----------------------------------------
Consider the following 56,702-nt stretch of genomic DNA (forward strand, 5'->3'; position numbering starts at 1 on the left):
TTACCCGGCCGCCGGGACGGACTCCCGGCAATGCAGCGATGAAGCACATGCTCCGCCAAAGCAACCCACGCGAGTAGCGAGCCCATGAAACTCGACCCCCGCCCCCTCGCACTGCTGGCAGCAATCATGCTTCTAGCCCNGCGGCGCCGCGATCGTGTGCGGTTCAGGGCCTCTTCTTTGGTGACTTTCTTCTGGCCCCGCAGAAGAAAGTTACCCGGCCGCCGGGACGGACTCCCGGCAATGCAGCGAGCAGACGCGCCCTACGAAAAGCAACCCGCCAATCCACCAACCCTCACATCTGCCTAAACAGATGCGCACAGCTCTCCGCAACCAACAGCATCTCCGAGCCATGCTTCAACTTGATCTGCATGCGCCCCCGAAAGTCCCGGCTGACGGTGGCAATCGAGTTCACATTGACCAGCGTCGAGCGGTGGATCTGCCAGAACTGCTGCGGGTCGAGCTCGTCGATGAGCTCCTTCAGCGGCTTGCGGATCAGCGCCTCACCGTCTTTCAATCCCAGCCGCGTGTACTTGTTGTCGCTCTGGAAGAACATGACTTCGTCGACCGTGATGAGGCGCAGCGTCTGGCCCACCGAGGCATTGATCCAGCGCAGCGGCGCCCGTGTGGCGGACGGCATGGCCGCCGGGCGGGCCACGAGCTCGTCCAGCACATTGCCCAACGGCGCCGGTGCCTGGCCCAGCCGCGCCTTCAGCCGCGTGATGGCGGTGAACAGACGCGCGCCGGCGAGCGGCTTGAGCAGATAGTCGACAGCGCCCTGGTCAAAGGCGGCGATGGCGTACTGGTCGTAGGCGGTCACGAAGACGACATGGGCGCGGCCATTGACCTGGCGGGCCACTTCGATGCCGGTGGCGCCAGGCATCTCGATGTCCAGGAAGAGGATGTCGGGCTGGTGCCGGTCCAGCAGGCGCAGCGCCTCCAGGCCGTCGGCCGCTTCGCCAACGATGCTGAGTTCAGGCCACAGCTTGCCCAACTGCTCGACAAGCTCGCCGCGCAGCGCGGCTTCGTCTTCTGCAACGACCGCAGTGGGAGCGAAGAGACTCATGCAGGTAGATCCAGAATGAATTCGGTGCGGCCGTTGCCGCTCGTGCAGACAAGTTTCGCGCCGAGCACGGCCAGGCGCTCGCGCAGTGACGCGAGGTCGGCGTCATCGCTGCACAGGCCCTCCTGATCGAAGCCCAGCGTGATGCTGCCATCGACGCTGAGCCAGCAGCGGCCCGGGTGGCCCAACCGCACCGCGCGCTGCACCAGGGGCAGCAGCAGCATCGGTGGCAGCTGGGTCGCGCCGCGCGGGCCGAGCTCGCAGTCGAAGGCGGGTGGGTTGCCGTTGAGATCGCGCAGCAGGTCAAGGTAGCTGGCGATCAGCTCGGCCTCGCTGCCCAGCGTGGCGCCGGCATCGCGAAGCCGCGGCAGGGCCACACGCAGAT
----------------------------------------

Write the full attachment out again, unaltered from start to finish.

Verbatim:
Consider the following 56,702-nt stretch of genomic DNA (forward strand, 5'->3'; position numbering starts at 1 on the left):
TTACCCGGCCGCCGGGACGGACTCCCGGCAATGCAGCGATGAAGCACATGCTCCGCCAAAGCAACCCACGCGAGTAGCGAGCCCATGAAACTCGACCCCCGCCCCCTCGCACTGCTGGCAGCAATCATGCTTCTAGCCCNGCGGCGCCGCGATCGTGTGCGGTTCAGGGCCTCTTCTTTGGTGACTTTCTTCTGGCCCCGCAGAAGAAAGTTACCCGGCCGCCGGGACGGACTCCCGGCAATGCAGCGAGCAGACGCGCCCTACGAAAAGCAACCCGCCAATCCACCAACCCTCACATCTGCCTAAACAGATGCGCACAGCTCTCCGCAACCAACAGCATCTCCGAGCCATGCTTCAACTTGATCTGCATGCGCCCCCGAAAGTCCCGGCTGACGGTGGCAATCGAGTTCACATTGACCAGCGTCGAGCGGTGGATCTGCCAGAACTGCTGCGGGTCGAGCTCGTCGATGAGCTCCTTCAGCGGCTTGCGGATCAGCGCCTCACCGTCTTTCAATCCCAGCCGCGTGTACTTGTTGTCGCTCTGGAAGAACATGACTTCGTCGACCGTGATGAGGCGCAGCGTCTGGCCCACCGAGGCATTGATCCAGCGCAGCGGCGCCCGTGTGGCGGACGGCATGGCCGCCGGGCGGGCCACGAGCTCGTCCAGCACATTGCCCAACGGCGCCGGTGCCTGGCCCAGCCGCGCCTTCAGCCGCGTGATGGCGGTGAACAGACGCGCGCCGGCGAGCGGCTTGAGCAGATAGTCGACAGCGCCCTGGTCAAAGGCGGCGATGGCGTACTGGTCGTAGGCGGTCACGAAGACGACATGGGCGCGGCCATTGACCTGGCGGGCCACTTCGATGCCGGTGGCGCCAGGCATCTCGATGTCCAGGAAGAGGATGTCGGGCTGGTGCCGGTCCAGCAGGCGCAGCGCCTCCAGGCCGTCGGCCGCTTCGCCAACGATGCTGAGTTCAGGCCACAGCTTGCCCAACTGCTCGACAAGCTCGCCGCGCAGCGCGGCTTCGTCTTCTGCAACGACCGCAGTGGGAGCGAAGAGACTCATGCAGGTAGATCCAGAATGAATTCGGTGCGGCCGTTGCCGCTCGTGCAGACAAGTTTCGCGCCGAGCACGGCCAGGCGCTCGCGCAGTGACGCGAGGTCGGCGTCATCGCTGCACAGGCCCTCCTGATCGAAGCCCAGCGTGATGCTGCCATCGACGCTGAGCCAGCAGCGGCCCGGGTGGCCCAACCGCACCGCGCGCTGCACCAGGGGCAGCAGCAGCATCGGTGGCAGCTGGGTCGCGCCGCGCGGGCCGAGCTCGCAGTCGAAGGCGGGTGGGTTGCCGTTGAGATCGCGCAGCAGGTCAAGGTAGCTGGCGATCAGCTCGGCCTCGCTGCCCAGCGTGGCGCCGGCATCGCGAAGCCGCGGCAGGGCCACACGCAGAT